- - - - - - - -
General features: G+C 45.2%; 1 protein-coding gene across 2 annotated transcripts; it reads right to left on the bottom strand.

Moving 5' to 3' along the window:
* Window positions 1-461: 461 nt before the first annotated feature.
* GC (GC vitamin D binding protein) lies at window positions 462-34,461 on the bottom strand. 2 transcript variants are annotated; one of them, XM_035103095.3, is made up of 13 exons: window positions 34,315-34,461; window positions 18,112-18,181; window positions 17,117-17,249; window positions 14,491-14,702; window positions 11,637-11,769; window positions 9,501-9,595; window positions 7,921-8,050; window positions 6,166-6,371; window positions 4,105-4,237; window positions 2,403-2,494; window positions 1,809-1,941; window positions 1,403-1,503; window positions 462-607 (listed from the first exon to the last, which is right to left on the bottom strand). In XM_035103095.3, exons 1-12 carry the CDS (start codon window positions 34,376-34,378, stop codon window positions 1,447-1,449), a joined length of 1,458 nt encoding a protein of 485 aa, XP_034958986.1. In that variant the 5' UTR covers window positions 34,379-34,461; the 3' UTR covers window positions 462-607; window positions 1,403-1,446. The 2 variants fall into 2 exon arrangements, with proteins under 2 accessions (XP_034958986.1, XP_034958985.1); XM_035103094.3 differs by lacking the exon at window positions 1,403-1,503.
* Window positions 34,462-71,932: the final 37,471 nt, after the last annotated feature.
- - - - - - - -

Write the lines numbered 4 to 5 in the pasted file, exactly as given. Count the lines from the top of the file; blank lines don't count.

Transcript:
* GC (GC vitamin D binding protein) lies at window positions 462-34,461 on the bottom strand. 2 transcript variants are annotated; one of them, XM_035103095.3, is made up of 13 exons: window positions 34,315-34,461; window positions 18,112-18,181; window positions 17,117-17,249; window positions 14,491-14,702; window positions 11,637-11,769; window positions 9,501-9,595; window positions 7,921-8,050; window positions 6,166-6,371; window positions 4,105-4,237; window positions 2,403-2,494; window positions 1,809-1,941; window positions 1,403-1,503; window positions 462-607 (listed from the first exon to the last, which is right to left on the bottom strand). In XM_035103095.3, exons 1-12 carry the CDS (start codon window positions 34,376-34,378, stop codon window positions 1,447-1,449), a joined length of 1,458 nt encoding a protein of 485 aa, XP_034958986.1. In that variant the 5' UTR covers window positions 34,379-34,461; the 3' UTR covers window positions 462-607; window positions 1,403-1,446. The 2 variants fall into 2 exon arrangements, with proteins under 2 accessions (XP_034958986.1, XP_034958985.1); XM_035103094.3 differs by lacking the exon at window positions 1,403-1,503.
* Window positions 34,462-71,932: the final 37,471 nt, after the last annotated feature.